Lydia Gillus (BSE CE '96; also MBA, Loyola University) develops programs to get youth interested in STEM careers. She serves as the supervisor for the Chicao Field Museum's Green Ambassadors Program, which introduces area students to antrhopological research methods through workshops and environmental stewardship activities. Additionally, Lydia is chapter advisor to the Chicagoland chapter of NSBE Jr, where she coordinates activities with local youth to give them hands-on experience with STEM fields.
Prior to this, Lydia worked for nearly 20 years as a solutions engineer at Sprint.
Prof. Rashaunda Henderson (MSE PhD EE '94 '99) is an associate professor of Electrical and Computer Engineering at the University of Texas, Dallas. She is one of the establishing members of the High Frequency Circuits and Systems Laboratory, and conducts research in microwave and millimeter wave passive circuits, fabrication and process development of thin-film circuits, and enabling passives for high performance communication systems. She has spoken at the IEEE Frontiers of Engineering Education conference, where she described her experiments in splitting her lecture courses into one segment for teaching and one for interactive modules and experiments.
Prof. Henderson worked at Motorola and Freescale Semiconductor before joining UT Dallas in 2007. She is a senior member of the IEEE and a member of the Microwave Theory and Techniques Society, Women in Engineering, and Antennas and Propagation Society, Components, Packaging and Manufacturing Technology Society.
Dr. Angelique Johnson (MSE PhD EE '07 '11) is the founder of MEMStim, a company that intends to disrupt the neurostimulator market with a new automated nanofabrication manufacturing method to replace hand assembly.
MEMStim make customizable micro-fabricated stimulators. The company sells MEMS electrode leads to medical device companies for integration into their targeted nerve stimulation devices. Tthe company is committed to improving the standard of patient care in neurostimulation. MEMStim is based in Kentucky, where Dr. Johnson leverages the expertise of a wide range of consultants, and is continuing to develop the technology in the cleanroom of the University of Louisville.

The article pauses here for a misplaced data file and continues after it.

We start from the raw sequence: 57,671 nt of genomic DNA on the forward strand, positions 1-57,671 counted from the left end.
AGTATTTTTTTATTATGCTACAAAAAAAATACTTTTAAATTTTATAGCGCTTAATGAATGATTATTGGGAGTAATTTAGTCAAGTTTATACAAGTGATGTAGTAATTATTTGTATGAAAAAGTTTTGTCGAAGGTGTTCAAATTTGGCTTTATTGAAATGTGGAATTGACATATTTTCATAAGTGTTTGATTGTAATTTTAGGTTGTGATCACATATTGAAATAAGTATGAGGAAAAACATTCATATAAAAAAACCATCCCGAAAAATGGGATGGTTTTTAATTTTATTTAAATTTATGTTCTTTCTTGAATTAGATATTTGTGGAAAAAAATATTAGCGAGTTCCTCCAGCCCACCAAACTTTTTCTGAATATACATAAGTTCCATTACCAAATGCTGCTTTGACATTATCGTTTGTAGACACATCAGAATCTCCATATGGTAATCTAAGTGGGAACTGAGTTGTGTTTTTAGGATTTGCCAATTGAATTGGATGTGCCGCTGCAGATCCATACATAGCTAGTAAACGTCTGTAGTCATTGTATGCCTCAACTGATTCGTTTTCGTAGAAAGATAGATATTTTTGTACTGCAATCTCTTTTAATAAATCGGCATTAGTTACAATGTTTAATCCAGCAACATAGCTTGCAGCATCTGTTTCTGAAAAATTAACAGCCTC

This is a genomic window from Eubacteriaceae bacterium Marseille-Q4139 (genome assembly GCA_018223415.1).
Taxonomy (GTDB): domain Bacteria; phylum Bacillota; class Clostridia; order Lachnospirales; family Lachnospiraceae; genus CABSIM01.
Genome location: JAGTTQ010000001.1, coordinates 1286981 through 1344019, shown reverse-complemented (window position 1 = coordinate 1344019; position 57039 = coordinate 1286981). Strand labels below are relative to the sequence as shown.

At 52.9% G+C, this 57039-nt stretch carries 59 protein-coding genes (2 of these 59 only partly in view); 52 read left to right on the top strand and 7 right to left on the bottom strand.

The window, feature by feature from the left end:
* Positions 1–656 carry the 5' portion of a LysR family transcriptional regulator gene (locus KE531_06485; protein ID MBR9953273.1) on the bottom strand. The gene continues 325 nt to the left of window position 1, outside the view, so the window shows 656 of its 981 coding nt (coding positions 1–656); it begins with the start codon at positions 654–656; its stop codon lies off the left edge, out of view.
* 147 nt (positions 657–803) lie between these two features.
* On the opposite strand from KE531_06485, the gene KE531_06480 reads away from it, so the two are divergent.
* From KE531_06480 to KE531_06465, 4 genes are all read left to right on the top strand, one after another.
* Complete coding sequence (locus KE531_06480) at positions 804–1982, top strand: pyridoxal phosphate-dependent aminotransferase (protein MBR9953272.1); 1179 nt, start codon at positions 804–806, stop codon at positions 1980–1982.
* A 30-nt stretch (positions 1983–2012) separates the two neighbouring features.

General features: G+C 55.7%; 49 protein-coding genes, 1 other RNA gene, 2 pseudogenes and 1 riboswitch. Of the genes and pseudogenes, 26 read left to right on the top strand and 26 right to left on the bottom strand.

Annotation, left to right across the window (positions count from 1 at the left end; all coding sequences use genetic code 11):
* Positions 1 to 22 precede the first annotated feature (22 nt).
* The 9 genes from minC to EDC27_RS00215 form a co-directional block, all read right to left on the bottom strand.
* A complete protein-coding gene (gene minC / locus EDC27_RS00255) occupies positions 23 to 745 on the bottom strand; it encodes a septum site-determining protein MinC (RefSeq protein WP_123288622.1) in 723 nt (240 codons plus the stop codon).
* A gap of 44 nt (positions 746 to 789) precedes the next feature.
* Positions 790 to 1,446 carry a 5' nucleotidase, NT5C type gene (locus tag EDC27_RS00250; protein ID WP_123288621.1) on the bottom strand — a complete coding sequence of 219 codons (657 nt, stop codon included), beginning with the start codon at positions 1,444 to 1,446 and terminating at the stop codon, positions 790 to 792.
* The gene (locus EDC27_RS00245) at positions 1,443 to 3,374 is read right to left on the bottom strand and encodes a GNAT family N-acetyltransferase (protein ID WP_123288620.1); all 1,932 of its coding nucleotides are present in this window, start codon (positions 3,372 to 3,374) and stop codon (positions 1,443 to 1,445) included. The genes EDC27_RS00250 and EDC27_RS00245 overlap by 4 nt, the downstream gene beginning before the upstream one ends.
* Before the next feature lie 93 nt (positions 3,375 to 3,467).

Additionally, Dr. Johnson teaches entrepreneurship courses in the University of Louisville's business school, and takes on informal mentoring of students interested in grad school, research, or entrepreneurship.
Jason Johnson (BSE EE '02) is an accomplished product manager and user interface engineer working as Director of User Experience at HARMAN International's Connected Car project. The Connected Car is an interface for networking a variety of user interface and infotainment features in a car, including 3D and augmented navigation, multimedia support and smart apps for device integration, and high speed connectivity. Prior to his time at HARMAN, Jason had several years of experience with user interface engineering at Ford and General Motors.
Tychaun Jones (BSE CE '00) has served for over four years as a software engineer manager at Intel. Some of the projects he's worked on include programming Windows drivers for Intel GPUs and leading tests on Xbox Live in his previous position with Microsoft. He's also worked as test lead for Windows Mobile and Windows Presentation Foundation.